# Complexity of a restricted SAT problem

I am wondering about the complexity of the following SAT related problem:

Given a CNF with $$n$$ clauses containing exactly $$k$$ literals with the following properties:

• The intersection of any pair of different clauses only contains 1 variable.
• Every variable is only contained in one intersection. So every variable appears at most in two different clauses.

For example for $$k=3$$ : $$(x \vee y \vee z)\wedge(y \vee u \vee w)\wedge (x \vee w \vee v)$$ is a valid formula.

Is checking the satisfiability of this problem still NP-complete like 3-SAT? My gut tells me that the heavy restriction on the form may made it easier to solve this problem, but I'm not sure.

• Are you familiar with Resolution? Commented Apr 29, 2022 at 18:38
• I am not, could you elaborate? Commented Apr 29, 2022 at 20:27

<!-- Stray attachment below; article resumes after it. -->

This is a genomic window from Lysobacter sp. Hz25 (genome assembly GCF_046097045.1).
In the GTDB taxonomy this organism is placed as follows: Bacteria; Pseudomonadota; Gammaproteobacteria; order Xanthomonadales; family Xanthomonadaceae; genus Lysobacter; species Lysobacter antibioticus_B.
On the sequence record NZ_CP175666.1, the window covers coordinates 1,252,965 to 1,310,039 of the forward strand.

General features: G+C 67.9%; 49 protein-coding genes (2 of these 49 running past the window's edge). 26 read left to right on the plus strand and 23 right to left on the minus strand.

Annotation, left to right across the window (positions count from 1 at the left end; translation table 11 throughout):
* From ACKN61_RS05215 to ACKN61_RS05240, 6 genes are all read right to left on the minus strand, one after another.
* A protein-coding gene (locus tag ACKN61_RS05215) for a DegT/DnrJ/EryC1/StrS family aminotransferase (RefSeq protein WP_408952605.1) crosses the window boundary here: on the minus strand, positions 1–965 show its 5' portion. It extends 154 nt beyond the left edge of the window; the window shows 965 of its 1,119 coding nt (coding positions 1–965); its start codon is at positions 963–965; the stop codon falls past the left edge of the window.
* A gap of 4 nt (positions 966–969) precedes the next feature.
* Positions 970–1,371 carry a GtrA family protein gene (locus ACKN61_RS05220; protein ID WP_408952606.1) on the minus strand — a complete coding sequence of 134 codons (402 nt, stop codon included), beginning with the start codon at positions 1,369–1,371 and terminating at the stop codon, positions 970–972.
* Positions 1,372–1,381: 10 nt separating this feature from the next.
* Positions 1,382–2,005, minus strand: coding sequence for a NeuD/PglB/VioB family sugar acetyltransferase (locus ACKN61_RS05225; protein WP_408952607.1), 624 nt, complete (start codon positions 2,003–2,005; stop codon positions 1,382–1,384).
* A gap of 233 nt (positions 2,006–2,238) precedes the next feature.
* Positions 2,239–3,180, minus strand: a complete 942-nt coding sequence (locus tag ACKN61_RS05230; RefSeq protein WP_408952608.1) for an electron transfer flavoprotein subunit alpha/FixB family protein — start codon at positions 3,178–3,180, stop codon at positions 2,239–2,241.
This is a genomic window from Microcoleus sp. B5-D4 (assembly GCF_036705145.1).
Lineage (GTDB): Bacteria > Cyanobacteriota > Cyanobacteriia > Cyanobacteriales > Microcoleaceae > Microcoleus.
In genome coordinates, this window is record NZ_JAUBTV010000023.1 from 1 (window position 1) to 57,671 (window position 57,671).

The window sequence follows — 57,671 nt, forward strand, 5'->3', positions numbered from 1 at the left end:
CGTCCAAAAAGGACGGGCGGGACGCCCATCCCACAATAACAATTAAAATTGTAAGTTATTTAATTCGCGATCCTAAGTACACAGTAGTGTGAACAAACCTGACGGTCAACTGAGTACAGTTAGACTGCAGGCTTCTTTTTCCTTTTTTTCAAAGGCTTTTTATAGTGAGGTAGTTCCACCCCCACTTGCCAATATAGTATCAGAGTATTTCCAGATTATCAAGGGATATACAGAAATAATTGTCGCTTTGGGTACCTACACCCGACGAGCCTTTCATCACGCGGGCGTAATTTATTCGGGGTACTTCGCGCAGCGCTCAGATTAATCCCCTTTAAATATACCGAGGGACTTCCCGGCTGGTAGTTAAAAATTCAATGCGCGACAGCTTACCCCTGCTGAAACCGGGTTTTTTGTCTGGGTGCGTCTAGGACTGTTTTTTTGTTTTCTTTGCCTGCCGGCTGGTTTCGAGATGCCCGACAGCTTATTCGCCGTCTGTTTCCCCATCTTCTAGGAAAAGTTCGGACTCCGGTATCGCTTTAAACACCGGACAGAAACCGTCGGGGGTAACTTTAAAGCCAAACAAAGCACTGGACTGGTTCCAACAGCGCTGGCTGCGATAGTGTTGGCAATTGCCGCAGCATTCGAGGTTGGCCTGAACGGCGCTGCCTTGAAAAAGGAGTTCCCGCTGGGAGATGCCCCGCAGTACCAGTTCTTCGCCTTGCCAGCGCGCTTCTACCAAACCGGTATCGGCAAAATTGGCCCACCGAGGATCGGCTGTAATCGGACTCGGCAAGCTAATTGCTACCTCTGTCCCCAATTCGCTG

• If $C,D$ are clauses, then $(C \lor x) \land (D \lor \lnot x)$ is logically equivalent to $C \lor D$. This is known as the cut rule, and underlies the proof system Resolution. Commented Apr 29, 2022 at 21:08
• I've looked a bit into this cut rule and such. I am beginning to think that it may be P but I am really unsure. My reasoning is that because of this cut rule we can reduce a clause which has a non-empty interesesction with three other clauses to a clause with 6 variables. This clause may still interesect other clauses and we can again reduce them with the cut rule. After reducing all of these clauses we are left with a single clause containing a lot of variables, which we can easily check for satisfiablitlity. My reason may be totally flawed as I am fairly new to the subject. Commented May 13, 2022 at 21:02

• If a variable appears twice, in a clause $$C \lor x$$ and in a clause $$D \lor \lnot x$$, replace both with their resolvent $$C \lor D$$, which is logically equivalent to them.